Sandwich Bay Bird Observatory, a few miles up the coast from the meadows, has been keeping ringing records since 1952. In all that time, a nuthatch has never been ringed or recovered there.
In the spring and summer nuthatches eat tree-dwelling insects and larvae but, in the autumn and winter, their diet changes to nuts and seeds. Their bill is strong enough to peck through hazel nuts but only once the nut has been wedged and held firm in the bark crevices of mature English oaks. Our thin and chalky soils in this Eastern part of Kent do not favour English oaks and consequently we do not get nuthatches here.
However, there was much excitement this week when a nuthatch was unexpectedly caught in the ringers’ nets in the meadows:
I was delighted to enter the nuthatch onto the meadow bird list at number ninety-seven.
John the bird ringer sent me some of his nuthatch photos. These two birds were ringed one summer in Tonbridge in West Kent where English oaks grow happily on wet clay soils. The drab juvenile is on the left and the smart adult on the right:
This next photo was taken in The Blean, the extensive woodland that surrounds Canterbury:
As I was reading up on nuthatches, I discovered two more things that I did not know about them. Firstly, that it is potentially possible to tell males from females in the field by the more intense red-brown colouration on the feathers around the legs of males:
Secondly, the collective noun for nuthatches is a booby. That just seems silly.
All this year I have been volunteering for English Heritage at nearby Walmer Castle, where there are over eight acres of garden and mature woodland:
There are many magnificent trees there, some of which are indeed English oaks. I just wonder if there is sufficient resource in the castle grounds to support a small population of nuthatches? Or perhaps the bird in the meadows this week was simply a dispersing juvenile that has wandered out of range.
There has been a lovely family of jays cavorting around the pond this week. These birds are famous for burying acorns of the English oak as a food store to see them through the winter. They do have a fantastic memory for where they put these acorns – but a few are inevitably forgotten and thus have effectively been planted by the birds. There are no English oaks here but Jays are also partial to the acorns of the evergreen holm oak and there are several of these trees in the meadows. One of the things we look forward to in the autumn is watching the jays as they raid our holm oaks.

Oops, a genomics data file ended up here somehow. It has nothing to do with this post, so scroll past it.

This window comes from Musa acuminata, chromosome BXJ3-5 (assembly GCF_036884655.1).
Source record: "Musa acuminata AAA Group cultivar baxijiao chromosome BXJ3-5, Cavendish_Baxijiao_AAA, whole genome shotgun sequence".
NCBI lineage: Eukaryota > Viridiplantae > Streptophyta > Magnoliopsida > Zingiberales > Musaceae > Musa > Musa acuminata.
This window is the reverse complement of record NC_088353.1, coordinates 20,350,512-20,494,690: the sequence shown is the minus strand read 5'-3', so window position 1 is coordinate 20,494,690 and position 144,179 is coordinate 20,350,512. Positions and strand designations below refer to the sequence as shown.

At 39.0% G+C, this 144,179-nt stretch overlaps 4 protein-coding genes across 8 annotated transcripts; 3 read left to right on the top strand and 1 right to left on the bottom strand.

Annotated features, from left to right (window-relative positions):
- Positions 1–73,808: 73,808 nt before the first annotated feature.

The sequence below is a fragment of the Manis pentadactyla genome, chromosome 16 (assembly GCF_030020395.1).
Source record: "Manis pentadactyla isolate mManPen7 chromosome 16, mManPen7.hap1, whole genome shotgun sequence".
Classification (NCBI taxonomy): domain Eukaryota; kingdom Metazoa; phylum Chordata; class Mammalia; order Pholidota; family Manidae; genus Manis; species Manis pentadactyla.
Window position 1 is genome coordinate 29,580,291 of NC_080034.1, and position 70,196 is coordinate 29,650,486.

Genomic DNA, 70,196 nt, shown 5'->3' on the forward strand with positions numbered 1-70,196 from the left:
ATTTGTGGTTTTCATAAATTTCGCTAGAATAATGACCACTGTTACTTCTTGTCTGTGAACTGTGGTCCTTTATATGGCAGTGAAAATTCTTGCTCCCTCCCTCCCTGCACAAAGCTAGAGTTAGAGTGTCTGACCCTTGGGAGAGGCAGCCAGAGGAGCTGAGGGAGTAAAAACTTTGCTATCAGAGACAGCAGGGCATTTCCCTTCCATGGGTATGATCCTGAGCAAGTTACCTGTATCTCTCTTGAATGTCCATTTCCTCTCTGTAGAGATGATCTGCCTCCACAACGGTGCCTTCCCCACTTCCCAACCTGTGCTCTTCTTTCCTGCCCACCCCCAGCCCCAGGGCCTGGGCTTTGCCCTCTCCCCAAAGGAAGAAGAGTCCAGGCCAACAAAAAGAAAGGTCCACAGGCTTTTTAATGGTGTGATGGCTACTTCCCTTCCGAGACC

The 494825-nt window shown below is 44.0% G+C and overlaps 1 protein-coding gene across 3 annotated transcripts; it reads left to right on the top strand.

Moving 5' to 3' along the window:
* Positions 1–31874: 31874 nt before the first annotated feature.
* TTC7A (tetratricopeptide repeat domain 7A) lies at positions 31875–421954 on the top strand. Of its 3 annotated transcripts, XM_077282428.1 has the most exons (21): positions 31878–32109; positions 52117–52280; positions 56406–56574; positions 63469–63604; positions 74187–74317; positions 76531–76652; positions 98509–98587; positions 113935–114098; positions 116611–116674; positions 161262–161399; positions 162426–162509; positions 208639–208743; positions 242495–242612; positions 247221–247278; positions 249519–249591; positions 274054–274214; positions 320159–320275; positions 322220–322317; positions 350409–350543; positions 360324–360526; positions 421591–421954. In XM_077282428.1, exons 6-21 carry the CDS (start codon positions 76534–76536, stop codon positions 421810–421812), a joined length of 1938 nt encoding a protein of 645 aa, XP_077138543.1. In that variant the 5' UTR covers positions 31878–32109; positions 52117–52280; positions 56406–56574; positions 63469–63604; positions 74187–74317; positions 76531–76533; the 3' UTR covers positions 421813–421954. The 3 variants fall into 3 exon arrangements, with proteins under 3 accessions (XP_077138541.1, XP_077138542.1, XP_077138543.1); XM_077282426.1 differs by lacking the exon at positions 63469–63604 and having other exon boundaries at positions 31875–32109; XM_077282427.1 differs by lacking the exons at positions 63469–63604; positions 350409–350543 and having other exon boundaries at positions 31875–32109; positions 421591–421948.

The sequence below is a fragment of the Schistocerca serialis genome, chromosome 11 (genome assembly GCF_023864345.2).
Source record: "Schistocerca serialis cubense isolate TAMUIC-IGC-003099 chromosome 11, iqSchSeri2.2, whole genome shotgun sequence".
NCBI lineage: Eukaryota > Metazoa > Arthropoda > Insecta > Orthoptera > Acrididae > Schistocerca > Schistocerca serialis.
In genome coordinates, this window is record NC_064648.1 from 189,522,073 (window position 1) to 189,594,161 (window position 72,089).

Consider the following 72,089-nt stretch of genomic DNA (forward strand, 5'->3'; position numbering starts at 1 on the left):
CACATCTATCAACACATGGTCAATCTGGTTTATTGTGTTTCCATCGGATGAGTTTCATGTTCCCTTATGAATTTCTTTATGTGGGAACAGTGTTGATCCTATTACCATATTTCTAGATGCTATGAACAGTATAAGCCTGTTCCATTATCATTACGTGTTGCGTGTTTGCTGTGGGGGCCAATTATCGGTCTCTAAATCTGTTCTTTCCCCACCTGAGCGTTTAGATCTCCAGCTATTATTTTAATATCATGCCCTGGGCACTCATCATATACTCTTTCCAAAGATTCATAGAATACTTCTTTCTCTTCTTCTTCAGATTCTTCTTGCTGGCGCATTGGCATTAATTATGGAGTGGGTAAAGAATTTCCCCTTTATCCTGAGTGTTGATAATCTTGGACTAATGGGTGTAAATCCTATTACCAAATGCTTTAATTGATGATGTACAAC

Another prominent corvid in the meadows is the magpie and this year’s family are sticking together for now:
Moving on to a very much smaller bird, a wren spreads out its feathers in the sunshine:
It is thought that birds splay their feathers like this in the sun to warm the preen oil so that it moves more freely around their feathers. The increased feather temperature may also kill parasite eggs. I have also seen crows spread their feathers like this on the ground over ant nests, allowing the ants to crawl all over them and remove parasites from their feathers.
We are still seeing the ringed female kestrel around the meadows:
Now that it is late summer, linnets have arrived and there is a flock of about eighty flitting around the hedgerows. Yellowhammers are also still here:
The breeding season is well over for most of these birds, but love is still in the air for wood pigeons
Whilst out ragworting, Dave has found me a wasp spider web to photograph:
Just before posting this, I went up to have a final look at her web but unfortunately my approach caused yet another grasshopper to ping away from me and into her web. This did, however, mean that I got a photo that explains why she is able to wrap her prey up so quickly – it is not just a single thread of silk that comes out of her spinneret but many threads at the same time:
Before long, this spider will move a short distance from her web and spin a large cocoon in which her eggs will overwinter. These cocoons are very vulnerable to being destroyed by the tractor when the grass is cut but, now we know where she is, we will leave her section uncut. I would like to see wasp spiders next year as well.
There seem to be a lot of these Jersey tiger moths in the country this year. They are now resident along the south coast of Devon and Dorset although every year there is also an immigration of varying proportions across from Continental Europe:
Butterflies, hoverflies and bees are loving our new butterfly bank which was sown with native seed this spring:
This next photo was not good enough for identification, but the amazingly long, white-tipped ovipositor of this tiny wasp is one and a half times the length of her body. I suspect she might be sticking this into holes in trees to lay her eggs into caterpillars living within. The life cycle of invertebrates so often astounds me:
Just as it was getting dark one damp evening, I noticed this army of snails and slugs emerge from the drain and start out across the wall to commence their nightly assault on the hostas.
One of my daughters lives in the North Downs and she sent me this wonderful photo of a worm from her garden. I don’t know much about ants but these seem larger and more vigorous than any we have here:
A few photos taken at the woodland ponds this week:
I return to the meadows to finish today. The second wild parsnip patch has now been cut and removed before there was any chance of these thuggish plants setting seed. We have resolved to keep both of our wild parsnip areas cut short throughout next year:
The builders have been here for many months now as they construct a new garage and utility room. This week I thoroughly enjoyed myself building an insect and small mammal hotel using unwanted pallets, bricks and tiles from the project:
I hope this is just in time to be of use for hibernating animals this winter.